After a long week of being sick and using up various rolls of toilet paper, I’m finally starting to feel better. With the beginning of fall here (since the seasons are flipped in the Southern Hemisphere), everyone’s getting sick, including myself. By this point, the flu has made its way around to pretty much everyone in my program.
This weekend I went on a an obligatory trip through my study-abroad program, IFSA-Butler, in which we went to the south of Chile. It is in this region that the majority of the indigenous population lives, the Mapuche. Unlike many other indigenous groups in Latin America, the Mapuche weren’t completely wiped out by the Spanish. In fact, the Chilean state was more of a threat to the Mapuche way of life after a long period of semi-harmony under the Spanish crown. After an especially brutal period of repression under the military dictatorship of Pinochet, the Mapuche people are finally revitalizing their language and culture, raising the newest generation of proud Mapuche.
Slightly pessimistically, I had originally thought that this trip through my program would be a little rushed and trite, as pre-planned trips with a set itinerary often are. However, for this trip, that stereotype did not hold true. From spending the night next to the fire in a traditional ruca (the houses made of straw historically used by the Mapuche) to ziplining across rivers, I enjoyed every second of this trip.
The best part of southern Chile is, by far, the scenery. The south of Chile is incredibly beautiful and totally distinct from Valparaíso. It’s definitely more rural and, by extension, infinitely more peaceful than the bustle of Valpo. In many ways, the south of Chile actually reminds me of my hometown, York, PA, in that both are full of lots of greenery and covered in rolling hills. However, down in the southern Chile, there are a lot more mountains, which is definitely a plus for me as a self-proclaimed hiking fanatic.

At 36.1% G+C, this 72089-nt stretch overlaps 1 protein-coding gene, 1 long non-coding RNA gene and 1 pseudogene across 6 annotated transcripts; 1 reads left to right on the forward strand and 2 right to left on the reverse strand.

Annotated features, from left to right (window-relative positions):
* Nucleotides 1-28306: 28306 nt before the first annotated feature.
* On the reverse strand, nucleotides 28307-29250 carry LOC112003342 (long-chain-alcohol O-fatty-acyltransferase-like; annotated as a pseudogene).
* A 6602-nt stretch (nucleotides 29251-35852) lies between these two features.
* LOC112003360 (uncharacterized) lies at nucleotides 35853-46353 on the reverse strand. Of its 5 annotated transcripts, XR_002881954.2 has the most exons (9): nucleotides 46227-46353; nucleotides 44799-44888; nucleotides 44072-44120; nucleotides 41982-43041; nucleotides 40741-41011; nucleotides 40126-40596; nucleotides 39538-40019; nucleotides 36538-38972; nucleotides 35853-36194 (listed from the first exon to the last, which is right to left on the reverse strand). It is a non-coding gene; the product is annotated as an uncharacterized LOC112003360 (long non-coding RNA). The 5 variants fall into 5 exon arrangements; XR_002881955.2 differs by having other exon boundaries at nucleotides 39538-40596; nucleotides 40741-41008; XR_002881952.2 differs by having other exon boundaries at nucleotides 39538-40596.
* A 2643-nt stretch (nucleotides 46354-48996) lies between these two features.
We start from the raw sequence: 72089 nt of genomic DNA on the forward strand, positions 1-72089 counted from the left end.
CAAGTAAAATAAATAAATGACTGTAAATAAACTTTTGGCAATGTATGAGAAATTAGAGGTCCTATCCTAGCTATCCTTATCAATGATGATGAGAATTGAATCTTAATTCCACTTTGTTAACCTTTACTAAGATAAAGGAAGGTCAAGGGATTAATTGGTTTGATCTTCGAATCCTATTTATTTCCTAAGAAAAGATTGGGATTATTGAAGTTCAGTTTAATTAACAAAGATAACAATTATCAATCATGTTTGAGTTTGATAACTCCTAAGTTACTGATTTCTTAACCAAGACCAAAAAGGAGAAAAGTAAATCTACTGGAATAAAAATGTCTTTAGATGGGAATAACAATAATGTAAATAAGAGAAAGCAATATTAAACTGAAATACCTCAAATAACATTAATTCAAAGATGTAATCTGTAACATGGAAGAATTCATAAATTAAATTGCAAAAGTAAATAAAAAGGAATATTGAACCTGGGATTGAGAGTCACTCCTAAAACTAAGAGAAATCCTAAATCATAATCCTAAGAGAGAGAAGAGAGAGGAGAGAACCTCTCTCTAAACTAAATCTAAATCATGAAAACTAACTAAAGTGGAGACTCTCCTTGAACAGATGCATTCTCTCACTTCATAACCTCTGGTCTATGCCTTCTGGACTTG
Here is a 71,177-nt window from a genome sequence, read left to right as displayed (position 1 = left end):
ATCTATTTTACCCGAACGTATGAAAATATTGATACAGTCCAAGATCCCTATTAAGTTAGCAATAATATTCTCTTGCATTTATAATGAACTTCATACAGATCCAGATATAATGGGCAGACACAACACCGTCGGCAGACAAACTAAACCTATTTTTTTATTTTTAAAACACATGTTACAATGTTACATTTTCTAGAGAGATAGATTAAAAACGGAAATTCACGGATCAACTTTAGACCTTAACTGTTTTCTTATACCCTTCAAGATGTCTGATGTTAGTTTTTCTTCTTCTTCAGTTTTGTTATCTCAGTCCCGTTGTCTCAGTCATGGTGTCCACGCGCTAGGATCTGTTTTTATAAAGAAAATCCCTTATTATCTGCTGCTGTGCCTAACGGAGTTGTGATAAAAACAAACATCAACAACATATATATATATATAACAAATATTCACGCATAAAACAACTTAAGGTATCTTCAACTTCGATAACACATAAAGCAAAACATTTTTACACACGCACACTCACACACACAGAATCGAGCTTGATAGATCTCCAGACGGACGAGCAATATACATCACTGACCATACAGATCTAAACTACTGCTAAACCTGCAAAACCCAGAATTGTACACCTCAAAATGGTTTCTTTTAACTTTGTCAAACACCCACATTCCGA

I’m continuously amazed by how diverse Chile is as a country, both geographically and culturally. Of course, this makes sense when considering its almost comically elongated shape, but I never realized just how diverse it was until traveling around a little more. Where I was, in the south of Chile, there’s a lot more greenery and mountains and is a little less arid than some other parts of Chile. In contrast, in the north of Chile, it’s mostly desert–the Atacama desert, to be specific. Even between Santiago and Valparaíso, two cities that are both in central Chile (more or less), there are various differences. For example, Santiago is consistently warmer and sunnier than Valparaíso, which is a city that is chronically cloudy, even at the beach! There’s always a strong, chilly breeze in Valpo–the price one has to pay for living on the coast.
Overall, this trip to the south of Chile, to the Araucania, has left me incredibly grateful for the opportunities I have been given. Chile is such a beautiful country, and I’m reminded that there’s so much to see beyond my little bubble in Valpo.